And then there is the preaching. He is America’s most indefatigable homilist. Reading his regular output, made available daily online at “Catholic Preaching,” is astonishing. Many fellow preachers would be hard put to read the homilies he produces, let alone to prepare and preach them. The Eucharistic Pilgrimage has shown Father Roger at his most devoted — even after miles of walking, at the end of a day having borne the burden of the sun, his homily is never perfunctory. He takes into account the scriptural readings, the feast day, the history of the place and the occasion at hand. Somehow, after all that, there is energy left over to record it all on the Seton Route blog.

Since his ordination in 1999 — at the hands of Cardinal Seán O’Malley, then bishop of Fall River — Father Roger has had an array of assignments. He was pastor of St. Anthony’s in New Bedford, as well as other parochial assignments, and edited the diocesan newspaper. He spent seven years working at the Holy See mission to the United Nations in New York before becoming chaplain at Columbia. All the while, he has kept up a far-reaching preaching ministry, including retreats for priests, served for years offering daily Mass for the Sisters of Life, leads the New York chapter of the Leonine Forum — a formation program for young Catholic adults — and somehow accommodates a large roster of those who seek him out for spiritual direction. There are few priests whose ministry touches so many, including through the pages of the Register.

As his friend, I am partial. Partiality may cloud perception, but proximity also permits a proper assessment, and in Father Roger, the priesthood has been lived in an exemplary way. Reason enough for the parishioners in Pickerington to congratulate their pilgrim priest at the jubilee picnic this evening.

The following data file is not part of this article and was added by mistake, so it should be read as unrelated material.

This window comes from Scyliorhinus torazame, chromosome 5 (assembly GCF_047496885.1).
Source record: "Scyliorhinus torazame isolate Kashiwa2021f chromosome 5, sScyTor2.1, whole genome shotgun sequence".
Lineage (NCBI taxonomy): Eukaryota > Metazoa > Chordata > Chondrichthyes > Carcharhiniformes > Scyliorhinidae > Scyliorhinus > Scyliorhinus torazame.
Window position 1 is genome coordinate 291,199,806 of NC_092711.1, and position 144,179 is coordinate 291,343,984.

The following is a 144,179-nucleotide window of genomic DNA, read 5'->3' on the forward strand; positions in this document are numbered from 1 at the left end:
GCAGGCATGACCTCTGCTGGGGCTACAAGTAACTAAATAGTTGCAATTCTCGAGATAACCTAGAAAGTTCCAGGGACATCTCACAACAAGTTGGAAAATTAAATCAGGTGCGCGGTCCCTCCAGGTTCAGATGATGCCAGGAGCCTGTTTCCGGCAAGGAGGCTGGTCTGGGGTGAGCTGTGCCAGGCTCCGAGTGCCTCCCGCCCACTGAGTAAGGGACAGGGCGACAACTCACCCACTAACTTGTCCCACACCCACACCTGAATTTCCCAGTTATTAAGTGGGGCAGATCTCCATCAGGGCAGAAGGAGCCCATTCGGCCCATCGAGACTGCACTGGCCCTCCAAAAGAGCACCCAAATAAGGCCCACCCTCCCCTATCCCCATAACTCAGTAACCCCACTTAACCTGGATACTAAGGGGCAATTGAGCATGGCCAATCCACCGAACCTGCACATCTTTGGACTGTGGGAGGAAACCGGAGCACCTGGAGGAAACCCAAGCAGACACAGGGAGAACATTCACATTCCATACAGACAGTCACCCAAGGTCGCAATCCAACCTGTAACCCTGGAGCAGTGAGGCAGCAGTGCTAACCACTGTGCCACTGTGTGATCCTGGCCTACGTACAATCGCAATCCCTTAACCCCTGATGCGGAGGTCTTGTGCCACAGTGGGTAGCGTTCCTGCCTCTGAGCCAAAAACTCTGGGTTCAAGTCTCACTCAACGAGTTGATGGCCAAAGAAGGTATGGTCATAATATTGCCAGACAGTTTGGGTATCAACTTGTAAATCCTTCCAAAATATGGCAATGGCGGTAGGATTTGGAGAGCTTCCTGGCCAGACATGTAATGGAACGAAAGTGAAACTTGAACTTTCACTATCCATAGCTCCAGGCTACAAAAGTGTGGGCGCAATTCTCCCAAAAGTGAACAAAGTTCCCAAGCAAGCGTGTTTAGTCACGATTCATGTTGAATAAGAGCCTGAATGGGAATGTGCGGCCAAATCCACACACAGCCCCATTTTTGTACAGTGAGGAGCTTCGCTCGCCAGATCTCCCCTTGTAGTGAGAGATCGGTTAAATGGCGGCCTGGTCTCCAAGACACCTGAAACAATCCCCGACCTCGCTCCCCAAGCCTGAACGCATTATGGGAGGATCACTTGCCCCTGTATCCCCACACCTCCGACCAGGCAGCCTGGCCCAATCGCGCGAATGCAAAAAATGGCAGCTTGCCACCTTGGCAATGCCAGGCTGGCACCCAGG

The pilgrimage offers a spiritual, not only physical, challenge.

“Those are extraordinary conversations, with Jesus 2 inches from my face, sometimes for hours each day,” said Father Roger.

As someone who has spent hours in conversation with Father Roger — admittedly, though, not two inches apart — I know that those conversations are likely profound and intense — and infused with the joy of the Gospel. Almost everyone who comes into contact with Father Roger, even if only to hear him preach, experiences his intensity. A good biblical word for that is “zeal.”

On Monday, Father Roger was preaching for the feast of St. John the Baptist’s nativity in St. Joseph’s Cathedral in Wheeling, West Virginia.

“‘Behold the Lamb of God who takes away the sins of the world’ — the words of the Baptist — were not just so that John’s disciples Andrew and John would leave him to follow Jesus,” Father Roger preached. “Ultimately, by divine plan, so that they might be said more than 500,000 times every day to point to Jesus Christ in the Eucharist at Mass.”

Father Roger will say those words again today, as do all priests at the altar. He can tell you how many times he has done so; with Landry-style precision he has kept track of every Mass he has offered over 25 years. He offers the Mass with an intensity that is infectious, inviting all present into that conversation with Jesus — whether he be 2 inches or 200 feet away.

Father Roger has been a blessing to me in my priesthood, as he has been for so many others. So I expect that Register readers will welcome this note of appreciation here and join in a prayer of thanksgiving.

Ad multos annos, Father Roger Landry!

Father Raymond J. de Souza Father Raymond J. de Souza is the founding editor of Convivium magazine.